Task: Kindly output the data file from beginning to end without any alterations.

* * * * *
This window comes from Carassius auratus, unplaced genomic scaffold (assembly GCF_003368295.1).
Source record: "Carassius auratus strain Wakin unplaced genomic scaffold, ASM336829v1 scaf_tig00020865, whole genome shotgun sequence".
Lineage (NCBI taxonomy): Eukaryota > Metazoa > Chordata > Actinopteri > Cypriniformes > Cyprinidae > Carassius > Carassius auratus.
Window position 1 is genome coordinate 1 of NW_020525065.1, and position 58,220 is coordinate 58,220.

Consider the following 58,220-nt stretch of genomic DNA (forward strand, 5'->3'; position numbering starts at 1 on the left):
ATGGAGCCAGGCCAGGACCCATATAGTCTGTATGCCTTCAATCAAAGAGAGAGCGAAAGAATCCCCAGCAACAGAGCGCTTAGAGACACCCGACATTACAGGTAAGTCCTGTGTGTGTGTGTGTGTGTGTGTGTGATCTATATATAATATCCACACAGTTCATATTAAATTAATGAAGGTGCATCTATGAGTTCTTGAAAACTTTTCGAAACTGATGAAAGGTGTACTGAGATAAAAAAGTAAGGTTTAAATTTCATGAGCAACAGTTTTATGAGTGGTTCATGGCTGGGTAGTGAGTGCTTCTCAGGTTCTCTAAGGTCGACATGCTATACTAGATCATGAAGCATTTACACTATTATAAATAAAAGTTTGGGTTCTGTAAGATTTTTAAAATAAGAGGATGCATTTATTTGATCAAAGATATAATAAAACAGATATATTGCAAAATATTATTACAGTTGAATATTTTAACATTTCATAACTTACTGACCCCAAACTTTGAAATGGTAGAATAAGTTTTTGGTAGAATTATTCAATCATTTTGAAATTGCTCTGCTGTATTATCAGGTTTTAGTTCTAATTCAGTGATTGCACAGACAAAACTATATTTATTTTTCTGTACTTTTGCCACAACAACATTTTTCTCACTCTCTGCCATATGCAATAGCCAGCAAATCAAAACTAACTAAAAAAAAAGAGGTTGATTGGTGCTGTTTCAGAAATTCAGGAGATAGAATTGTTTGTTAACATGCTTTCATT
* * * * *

This window comes from Carassius auratus, unplaced genomic scaffold (assembly GCF_003368295.1).
Source record: "Carassius auratus strain Wakin unplaced genomic scaffold, ASM336829v1 scaf_tig00020865, whole genome shotgun sequence".
Lineage (NCBI taxonomy): Eukaryota > Metazoa > Chordata > Actinopteri > Cypriniformes > Cyprinidae > Carassius > Carassius auratus.
Window position 1 is genome coordinate 1 of NW_020525065.1, and position 58,220 is coordinate 58,220.

Consider the following 58,220-nt stretch of genomic DNA (forward strand, 5'->3'; position numbering starts at 1 on the left):
ATGGAGCCAGGCCAGGACCCATATAGTCTGTATGCCTTCAATCAAAGAGAGAGCGAAAGAATCCCCAGCAACAGAGCGCTTAGAGACACCCGACATTACAGGTAAGTCCTGTGTGTGTGTGTGTGTGTGTGTGTGATCTATATATAATATCCACACAGTTCATATTAAATTAATGAAGGTGCATCTATGAGTTCTTGAAAACTTTTCGAAACTGATGAAAGGTGTACTGAGATAAAAAAGTAAGGTTTAAATTTCATGAGCAACAGTTTTATGAGTGGTTCATGGCTGGGTAGTGAGTGCTTCTCAGGTTCTCTAAGGTCGACATGCTATACTAGATCATGAAGCATTTACACTATTATAAATAAAAGTTTGGGTTCTGTAAGATTTTTAAAATAAGAGGATGCATTTATTTGATCAAAGATATAATAAAACAGATATATTGCAAAATATTATTACAGTTGAATATTTTAACATTTCATAACTTACTGACCCCAAACTTTGAAATGGTAGAATAAGTTTTTGGTAGAATTATTCAATCATTTTGAAATTGCTCTGCTGTATTATCAGGTTTTAGTTCTAATTCAGTGATTGCACAGACAAAACTATATTTATTTTTCTGTACTTTTGCCACAACAACATTTTTCTCACTCTCTGCCATATGCAATAGCCAGCAAATCAAAACTAACTAAAAAAAAAGAGGTTGATTGGTGCTGTTTCAGAAATTCAGGAGATAGAATTGTTTGTTAACATGCTTTCATT